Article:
One of the ads that I caught on Hulu the other day while catching up on TV (Agents of S.H.I.E.L.D. if you must ask, if only because the new Full Frontal with Samantha Bee wasn’t out yet) was for Boeing. TV ads for the military-industrial complex are always super interesting because they help you, well, See Like A Military Industrial Complex. Boeing’s one is called You Just Wait[4] (:31), showing you what the world of 2116 might look like if Boeing wins its bid to be appointed President of the World Council: hypersonic regional and global transport, a Mars colony (complete with space elevator) and beamed microwave satellite power. There’s a longer version (:180) called The Next 100 Years Of Flight Starts Here[4] which includes the requisite soaring choral/world drum music but in an accessible Western key and has a sequence where America is totally proud that it’s able to return to flight with American astronauts in an American crewed capsule launched on top of a new American rocket. It’s almost as if Donald Trump had a return-to-flight policy. Anyway, if you like those, you’d probably also like the equivalent videos from Lockheed Martin, which includes their own next-100-years video[5], their story about how they’re Engineering A Better Tomorrow[5]  by being Innovators[7]. The story about how Lockheed Martin is engineering a better tomorrow is notable for being from 2014, so is a bit behind the times by only talking about self-driving cars, tiny fusion reactors (arc reactors, right?), and the whole shtick about “a world of tomorrow, like something out of a movie” that smells of Opportunistic Movie Marketing Tie-In, and because it’s 2014, includes lots and lots of Curved Glass Transparent Screens With People Swiping Things, just like regular people at Stark Industries.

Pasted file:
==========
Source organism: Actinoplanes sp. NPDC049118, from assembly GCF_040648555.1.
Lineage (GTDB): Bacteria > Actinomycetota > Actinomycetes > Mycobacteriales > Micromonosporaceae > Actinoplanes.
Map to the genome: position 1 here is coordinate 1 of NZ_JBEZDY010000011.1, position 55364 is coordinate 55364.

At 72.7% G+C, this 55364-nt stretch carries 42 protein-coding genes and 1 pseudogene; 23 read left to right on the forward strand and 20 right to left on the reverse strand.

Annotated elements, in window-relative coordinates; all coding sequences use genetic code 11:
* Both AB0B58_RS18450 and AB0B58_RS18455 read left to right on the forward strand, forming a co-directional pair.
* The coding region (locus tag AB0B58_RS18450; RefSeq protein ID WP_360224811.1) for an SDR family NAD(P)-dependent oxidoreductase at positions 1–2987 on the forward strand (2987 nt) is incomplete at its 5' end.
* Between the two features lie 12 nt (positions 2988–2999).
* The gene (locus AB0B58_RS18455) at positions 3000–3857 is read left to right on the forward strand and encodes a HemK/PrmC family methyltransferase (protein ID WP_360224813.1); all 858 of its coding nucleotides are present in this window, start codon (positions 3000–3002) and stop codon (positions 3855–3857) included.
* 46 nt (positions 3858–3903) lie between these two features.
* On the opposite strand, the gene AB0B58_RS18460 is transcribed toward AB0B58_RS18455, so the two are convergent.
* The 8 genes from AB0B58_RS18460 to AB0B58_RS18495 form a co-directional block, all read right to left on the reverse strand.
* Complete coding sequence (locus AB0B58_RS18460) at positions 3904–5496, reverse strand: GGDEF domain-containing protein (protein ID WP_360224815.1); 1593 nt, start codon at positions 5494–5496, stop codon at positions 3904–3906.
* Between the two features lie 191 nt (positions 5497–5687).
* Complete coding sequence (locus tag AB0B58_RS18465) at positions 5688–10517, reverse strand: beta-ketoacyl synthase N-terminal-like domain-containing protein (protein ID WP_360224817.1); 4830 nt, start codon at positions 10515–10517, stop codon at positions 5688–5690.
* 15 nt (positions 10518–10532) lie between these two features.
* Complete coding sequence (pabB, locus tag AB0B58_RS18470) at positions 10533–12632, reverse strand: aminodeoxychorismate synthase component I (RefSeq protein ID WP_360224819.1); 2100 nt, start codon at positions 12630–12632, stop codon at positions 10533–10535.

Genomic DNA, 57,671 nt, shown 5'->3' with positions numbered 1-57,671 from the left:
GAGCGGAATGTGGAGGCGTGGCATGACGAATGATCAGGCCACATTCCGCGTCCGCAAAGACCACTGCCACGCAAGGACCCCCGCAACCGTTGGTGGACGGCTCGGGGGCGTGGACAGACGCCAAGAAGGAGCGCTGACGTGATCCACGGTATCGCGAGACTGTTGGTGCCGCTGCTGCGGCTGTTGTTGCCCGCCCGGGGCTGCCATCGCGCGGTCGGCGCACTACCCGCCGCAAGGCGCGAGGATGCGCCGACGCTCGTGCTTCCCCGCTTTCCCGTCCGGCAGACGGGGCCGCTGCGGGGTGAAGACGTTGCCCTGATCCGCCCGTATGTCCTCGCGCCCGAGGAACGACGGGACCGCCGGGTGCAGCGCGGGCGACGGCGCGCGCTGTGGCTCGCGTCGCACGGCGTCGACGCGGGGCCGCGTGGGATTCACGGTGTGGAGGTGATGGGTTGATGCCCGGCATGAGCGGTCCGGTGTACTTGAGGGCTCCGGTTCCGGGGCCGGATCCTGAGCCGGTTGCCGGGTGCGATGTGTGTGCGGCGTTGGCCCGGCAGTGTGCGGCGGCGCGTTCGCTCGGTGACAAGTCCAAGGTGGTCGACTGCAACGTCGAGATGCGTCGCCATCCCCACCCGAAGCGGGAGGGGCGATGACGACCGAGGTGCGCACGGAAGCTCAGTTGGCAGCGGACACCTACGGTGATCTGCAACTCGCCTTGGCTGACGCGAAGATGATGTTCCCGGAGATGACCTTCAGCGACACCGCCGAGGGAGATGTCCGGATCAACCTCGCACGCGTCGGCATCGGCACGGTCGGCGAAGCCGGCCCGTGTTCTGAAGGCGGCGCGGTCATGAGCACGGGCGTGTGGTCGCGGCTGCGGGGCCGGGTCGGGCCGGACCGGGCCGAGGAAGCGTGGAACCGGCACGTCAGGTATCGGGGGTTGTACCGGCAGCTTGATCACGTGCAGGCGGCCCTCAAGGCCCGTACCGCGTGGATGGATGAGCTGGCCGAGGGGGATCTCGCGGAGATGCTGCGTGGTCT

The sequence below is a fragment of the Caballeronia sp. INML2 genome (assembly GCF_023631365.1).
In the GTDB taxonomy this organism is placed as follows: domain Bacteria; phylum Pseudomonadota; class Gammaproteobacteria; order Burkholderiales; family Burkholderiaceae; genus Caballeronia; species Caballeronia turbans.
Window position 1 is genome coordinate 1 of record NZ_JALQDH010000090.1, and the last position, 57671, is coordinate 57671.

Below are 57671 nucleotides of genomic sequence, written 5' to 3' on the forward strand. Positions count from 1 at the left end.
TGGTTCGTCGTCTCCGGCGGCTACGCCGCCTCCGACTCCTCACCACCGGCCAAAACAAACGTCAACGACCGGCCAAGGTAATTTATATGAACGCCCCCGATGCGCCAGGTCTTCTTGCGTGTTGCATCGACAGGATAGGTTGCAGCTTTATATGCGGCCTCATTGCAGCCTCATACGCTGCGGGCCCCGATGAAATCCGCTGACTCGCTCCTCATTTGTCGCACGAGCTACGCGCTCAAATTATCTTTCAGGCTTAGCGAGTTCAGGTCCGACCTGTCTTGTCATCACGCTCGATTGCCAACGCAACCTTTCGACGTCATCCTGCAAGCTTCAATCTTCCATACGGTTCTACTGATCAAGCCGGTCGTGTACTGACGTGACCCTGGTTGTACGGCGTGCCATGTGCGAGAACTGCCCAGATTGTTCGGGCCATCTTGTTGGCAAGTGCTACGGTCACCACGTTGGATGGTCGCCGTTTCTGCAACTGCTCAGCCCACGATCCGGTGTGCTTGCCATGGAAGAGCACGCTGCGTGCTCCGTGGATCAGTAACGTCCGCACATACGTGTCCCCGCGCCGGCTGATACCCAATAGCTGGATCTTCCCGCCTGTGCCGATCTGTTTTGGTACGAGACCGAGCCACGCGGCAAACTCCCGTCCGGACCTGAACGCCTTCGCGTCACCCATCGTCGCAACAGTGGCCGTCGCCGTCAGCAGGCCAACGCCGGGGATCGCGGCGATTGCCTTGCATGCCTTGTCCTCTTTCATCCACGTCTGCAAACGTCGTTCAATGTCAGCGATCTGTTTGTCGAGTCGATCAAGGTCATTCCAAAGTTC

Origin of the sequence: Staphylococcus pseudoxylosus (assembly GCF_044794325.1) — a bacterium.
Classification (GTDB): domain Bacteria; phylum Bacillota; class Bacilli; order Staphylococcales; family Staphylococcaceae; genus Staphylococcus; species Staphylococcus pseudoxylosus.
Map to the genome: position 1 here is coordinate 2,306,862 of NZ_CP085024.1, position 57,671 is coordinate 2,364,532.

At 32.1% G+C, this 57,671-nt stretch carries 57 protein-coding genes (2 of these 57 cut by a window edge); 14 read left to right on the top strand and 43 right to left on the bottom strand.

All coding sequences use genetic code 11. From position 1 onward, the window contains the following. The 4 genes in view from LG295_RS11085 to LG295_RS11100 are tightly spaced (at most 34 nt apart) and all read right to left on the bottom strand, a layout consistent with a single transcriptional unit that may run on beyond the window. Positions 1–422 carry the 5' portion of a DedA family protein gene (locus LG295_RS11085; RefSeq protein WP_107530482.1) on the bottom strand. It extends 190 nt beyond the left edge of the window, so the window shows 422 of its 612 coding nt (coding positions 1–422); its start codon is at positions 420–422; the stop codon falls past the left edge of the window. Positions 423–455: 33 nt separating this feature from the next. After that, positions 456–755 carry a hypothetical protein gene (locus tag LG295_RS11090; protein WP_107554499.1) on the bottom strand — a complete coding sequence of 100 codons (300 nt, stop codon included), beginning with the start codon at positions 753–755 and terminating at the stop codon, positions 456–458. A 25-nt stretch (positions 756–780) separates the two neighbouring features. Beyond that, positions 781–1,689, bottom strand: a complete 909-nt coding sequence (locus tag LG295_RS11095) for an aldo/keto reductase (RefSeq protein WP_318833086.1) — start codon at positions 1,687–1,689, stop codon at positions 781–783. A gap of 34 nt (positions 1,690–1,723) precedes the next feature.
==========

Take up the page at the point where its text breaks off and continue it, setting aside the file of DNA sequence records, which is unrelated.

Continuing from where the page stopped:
Lastly, a thing about how what makes the world go round isn’t the ceaseless new innovation, but the operations and maintenance that means we can rely on the new stuff[8]. Again this appears to fall in to some sort of classic human susceptibility for binary thinking where we can’t talk about one or the other and have to run to extremes, but also speaks to Simon Wardley’s observation on innovation or progress as distinguished phases performed by pioneers, settlers, and town planners[8].

[0] Chinese Researchers Invent New Police Car That Can Scan Criminals’ Faces – China Real Time Report – WSJ
[1] Will New York City’s Free Wi-Fi Help Police Watch You? – The Atlantic
[2] Messenger | Overview – Facebook for Developers
[3] You Just Wait – YouTube
[4] Boeing: The Next 100 Years of Flight Starts Here – YouTube
[5] Lockheed Martin – The Next 100 Years – YouTube
[6] Lockheed Martin: We’re Engineering a Better Tomorrow – YouTube
[7] Innovators – YouTube
[8] Bits or pieces?: On Pioneers, Settlers, Town Planners and Theft.

OK. 3:25pm. Should probably go do something else now.